You might have heard artists say they’re right-brained or mathematicians say they’re left-brained. Maybe when you were a kid someone noticed you were left-handed and told you that meant you were creative. The idea that some of us are “left-brained” and others are “right-brained” is extremely popular. But, like so many other appealing ideas, the science doesn’t support it. People use both halves of their brain equally, and even within an individual person, creative and analytical thinking require both the left and right brain. I only learned this about a month ago, and as a 25-year-old graduate student working in neuroscience, I was shocked and embarrassed by my naiveté. I had heard so many professors, physicians and even scientists use the terms “right-brained” and “left-brained.” How could an idea with such little basis in reality have taken such a strong root? In this article, I discuss discoveries leading to the development of the brain laterality myth, studies disproving it and theories as to what makes this particular myth so hard to shake.
History Sets the Stage
The idea that the right and left halves of our bodies might be different arose very early in human history. Early humans discovered that there was a near universal preference for the right hand. Not only did this suggest some asymmetry in our anatomy, but it also quickly led to the association of right with positive values and left with sinister, negative values. It’s why we use the phrase “right-hand man” to mean someone we trust and, conversely, why the word “sinister” comes from the Latin root for “left.” This went as far as the severe stigmatization of left-handed individuals. Left-handed people were associated with everything society hated, including black magic and sexual deviance, and many were forced to use their right hand as dominant.1 Later, when we figured out that the right half of the body is controlled by the left half of the brain, the left hemisphere was naturally seen as more important and dominant.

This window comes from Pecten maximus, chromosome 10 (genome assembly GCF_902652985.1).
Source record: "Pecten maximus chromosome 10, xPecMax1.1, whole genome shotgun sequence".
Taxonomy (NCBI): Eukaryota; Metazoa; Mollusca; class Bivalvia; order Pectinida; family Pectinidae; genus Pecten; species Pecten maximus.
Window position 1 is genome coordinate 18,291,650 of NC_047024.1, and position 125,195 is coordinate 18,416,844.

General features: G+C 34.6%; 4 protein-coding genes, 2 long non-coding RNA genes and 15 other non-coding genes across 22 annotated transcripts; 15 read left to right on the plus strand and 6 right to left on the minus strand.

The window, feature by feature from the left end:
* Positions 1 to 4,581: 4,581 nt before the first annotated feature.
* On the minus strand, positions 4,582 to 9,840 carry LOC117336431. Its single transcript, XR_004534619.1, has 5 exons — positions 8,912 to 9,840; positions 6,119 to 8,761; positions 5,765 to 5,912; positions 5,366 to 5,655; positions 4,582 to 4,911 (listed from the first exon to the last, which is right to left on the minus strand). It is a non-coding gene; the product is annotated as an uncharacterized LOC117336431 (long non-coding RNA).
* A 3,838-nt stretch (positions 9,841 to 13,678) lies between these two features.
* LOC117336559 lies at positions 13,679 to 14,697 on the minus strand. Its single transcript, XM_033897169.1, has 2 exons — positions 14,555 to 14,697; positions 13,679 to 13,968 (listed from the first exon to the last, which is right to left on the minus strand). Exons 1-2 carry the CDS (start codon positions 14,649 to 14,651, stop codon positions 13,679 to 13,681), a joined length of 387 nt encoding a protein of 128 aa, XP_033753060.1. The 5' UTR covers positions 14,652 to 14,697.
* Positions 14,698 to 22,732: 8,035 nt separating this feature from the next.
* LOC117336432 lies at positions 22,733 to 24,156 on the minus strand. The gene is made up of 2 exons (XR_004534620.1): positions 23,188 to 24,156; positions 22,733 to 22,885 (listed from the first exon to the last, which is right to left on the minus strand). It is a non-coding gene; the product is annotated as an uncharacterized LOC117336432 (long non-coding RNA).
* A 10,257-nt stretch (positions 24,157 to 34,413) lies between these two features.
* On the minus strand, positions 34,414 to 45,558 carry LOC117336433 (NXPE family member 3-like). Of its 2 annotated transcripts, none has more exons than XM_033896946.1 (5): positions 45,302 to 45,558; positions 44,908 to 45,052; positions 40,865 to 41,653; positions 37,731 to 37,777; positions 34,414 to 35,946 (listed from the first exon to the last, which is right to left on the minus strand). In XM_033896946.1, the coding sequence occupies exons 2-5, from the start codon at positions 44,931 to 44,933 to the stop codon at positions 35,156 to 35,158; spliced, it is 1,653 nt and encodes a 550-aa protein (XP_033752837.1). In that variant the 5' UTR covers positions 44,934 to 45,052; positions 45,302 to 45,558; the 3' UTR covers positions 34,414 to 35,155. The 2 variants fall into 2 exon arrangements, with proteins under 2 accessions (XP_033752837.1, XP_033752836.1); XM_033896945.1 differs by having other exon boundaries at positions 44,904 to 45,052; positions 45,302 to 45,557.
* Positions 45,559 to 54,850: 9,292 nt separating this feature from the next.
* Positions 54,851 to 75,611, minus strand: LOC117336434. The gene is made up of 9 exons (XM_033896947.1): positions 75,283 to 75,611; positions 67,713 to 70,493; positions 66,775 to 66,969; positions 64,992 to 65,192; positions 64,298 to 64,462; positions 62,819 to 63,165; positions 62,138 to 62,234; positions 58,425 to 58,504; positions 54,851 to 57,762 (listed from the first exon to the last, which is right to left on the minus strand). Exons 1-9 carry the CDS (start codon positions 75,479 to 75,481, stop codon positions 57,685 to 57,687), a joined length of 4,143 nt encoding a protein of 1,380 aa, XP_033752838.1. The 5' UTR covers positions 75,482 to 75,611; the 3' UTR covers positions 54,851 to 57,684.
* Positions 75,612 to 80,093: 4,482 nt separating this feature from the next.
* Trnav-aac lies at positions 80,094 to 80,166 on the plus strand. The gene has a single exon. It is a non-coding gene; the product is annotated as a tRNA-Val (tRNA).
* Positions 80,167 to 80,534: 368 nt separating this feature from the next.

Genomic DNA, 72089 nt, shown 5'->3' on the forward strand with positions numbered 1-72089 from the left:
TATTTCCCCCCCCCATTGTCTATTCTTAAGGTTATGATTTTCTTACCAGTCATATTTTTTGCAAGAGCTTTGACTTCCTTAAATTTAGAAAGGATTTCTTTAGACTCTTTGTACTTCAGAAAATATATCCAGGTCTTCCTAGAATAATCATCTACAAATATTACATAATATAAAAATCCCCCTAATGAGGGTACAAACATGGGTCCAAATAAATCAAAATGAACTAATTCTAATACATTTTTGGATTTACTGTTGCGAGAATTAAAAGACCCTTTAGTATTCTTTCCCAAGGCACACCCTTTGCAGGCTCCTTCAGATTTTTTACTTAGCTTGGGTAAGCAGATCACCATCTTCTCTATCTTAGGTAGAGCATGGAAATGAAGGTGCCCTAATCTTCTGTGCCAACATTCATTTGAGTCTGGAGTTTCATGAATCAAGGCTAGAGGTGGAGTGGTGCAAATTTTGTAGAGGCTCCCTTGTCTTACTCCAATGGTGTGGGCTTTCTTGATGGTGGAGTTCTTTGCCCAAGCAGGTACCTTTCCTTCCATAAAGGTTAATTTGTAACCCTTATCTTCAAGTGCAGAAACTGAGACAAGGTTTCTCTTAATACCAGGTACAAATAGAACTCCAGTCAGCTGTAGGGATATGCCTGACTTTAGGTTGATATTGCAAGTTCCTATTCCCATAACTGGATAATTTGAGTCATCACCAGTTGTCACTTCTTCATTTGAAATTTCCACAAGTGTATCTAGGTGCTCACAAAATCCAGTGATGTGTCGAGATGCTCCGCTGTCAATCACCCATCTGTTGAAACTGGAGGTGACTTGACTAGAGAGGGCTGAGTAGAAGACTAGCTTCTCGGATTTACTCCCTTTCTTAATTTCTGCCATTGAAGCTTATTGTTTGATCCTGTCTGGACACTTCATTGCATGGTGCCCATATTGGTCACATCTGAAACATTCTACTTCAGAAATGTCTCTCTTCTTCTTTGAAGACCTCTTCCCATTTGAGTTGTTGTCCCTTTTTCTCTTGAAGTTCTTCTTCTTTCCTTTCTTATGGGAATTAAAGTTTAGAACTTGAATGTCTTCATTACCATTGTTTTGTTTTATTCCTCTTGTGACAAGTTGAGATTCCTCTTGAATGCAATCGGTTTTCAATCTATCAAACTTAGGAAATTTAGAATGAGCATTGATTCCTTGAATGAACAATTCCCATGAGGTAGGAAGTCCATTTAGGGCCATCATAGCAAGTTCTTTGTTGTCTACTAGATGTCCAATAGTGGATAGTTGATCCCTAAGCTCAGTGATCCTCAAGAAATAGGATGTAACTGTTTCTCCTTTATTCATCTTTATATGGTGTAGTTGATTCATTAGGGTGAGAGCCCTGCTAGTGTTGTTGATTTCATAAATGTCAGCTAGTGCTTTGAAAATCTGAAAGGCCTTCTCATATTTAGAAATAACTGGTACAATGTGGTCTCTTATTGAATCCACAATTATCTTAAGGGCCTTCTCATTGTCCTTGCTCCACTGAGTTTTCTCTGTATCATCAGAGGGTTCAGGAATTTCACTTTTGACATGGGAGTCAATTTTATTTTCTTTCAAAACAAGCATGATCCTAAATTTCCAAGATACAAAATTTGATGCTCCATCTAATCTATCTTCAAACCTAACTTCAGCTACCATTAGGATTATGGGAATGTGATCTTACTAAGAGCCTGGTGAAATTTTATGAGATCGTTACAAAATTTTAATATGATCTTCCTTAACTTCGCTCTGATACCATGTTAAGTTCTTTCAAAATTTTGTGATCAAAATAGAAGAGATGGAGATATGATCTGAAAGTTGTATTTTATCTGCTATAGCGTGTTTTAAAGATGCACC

It wasn’t until the 1800s that humans discovered certain brain regions were responsible for certain functions. When a 19th century railroad worker named Phineas Gage shattered his frontal lobe, the once amiable, calm man became angry and irritable. Based on this, scientists who studied Phineas came to believe that the frontal lobe was specialized for emotion and impulse control.2 Determining function based on the behavioral deficits that result from a lesion in a particular area is known as “lesion deficit analysis” and is still practiced today. This technique eventually led to the discovery that speech is based mostly in the left brain.
After enough of these discoveries were made, the theory “functional specialization” arose, which suggests that certain functions rely on specific brain regions.2 Although this theory is well-supported, it was particularly vulnerable to hyperbole and metaphoric interpretation by nonscientists. In fact, the theory of functional specialization set the perfect stage for the experiments that jump-started the brain laterality myth, known as the split-brain experiments.
The Split-Brain Experiments
During a split-brain surgery, the connective tract joining the two hemispheres of the brain is cut, resulting in two completely separated halves or “hemispheres.” In the 1960s, some of the first split-brain surgeries were performed on people with epilepsy, as separating the two halves of the brain was an effective treatment in reducing seizure frequency in these patients.1 This presented scientists with an unprecedented opportunity to investigate the unique functions of each half of the brain in a controlled system. From these experiments, the investigators discerned that, for the most part, the left half of the brain outperformed the right in language and rhythm, while the right half was superior in discerning spatial orientation, emotion and melodies.3 This work won Roger W. Sperry the Nobel Prize in Physiology and Medicine in 1981.1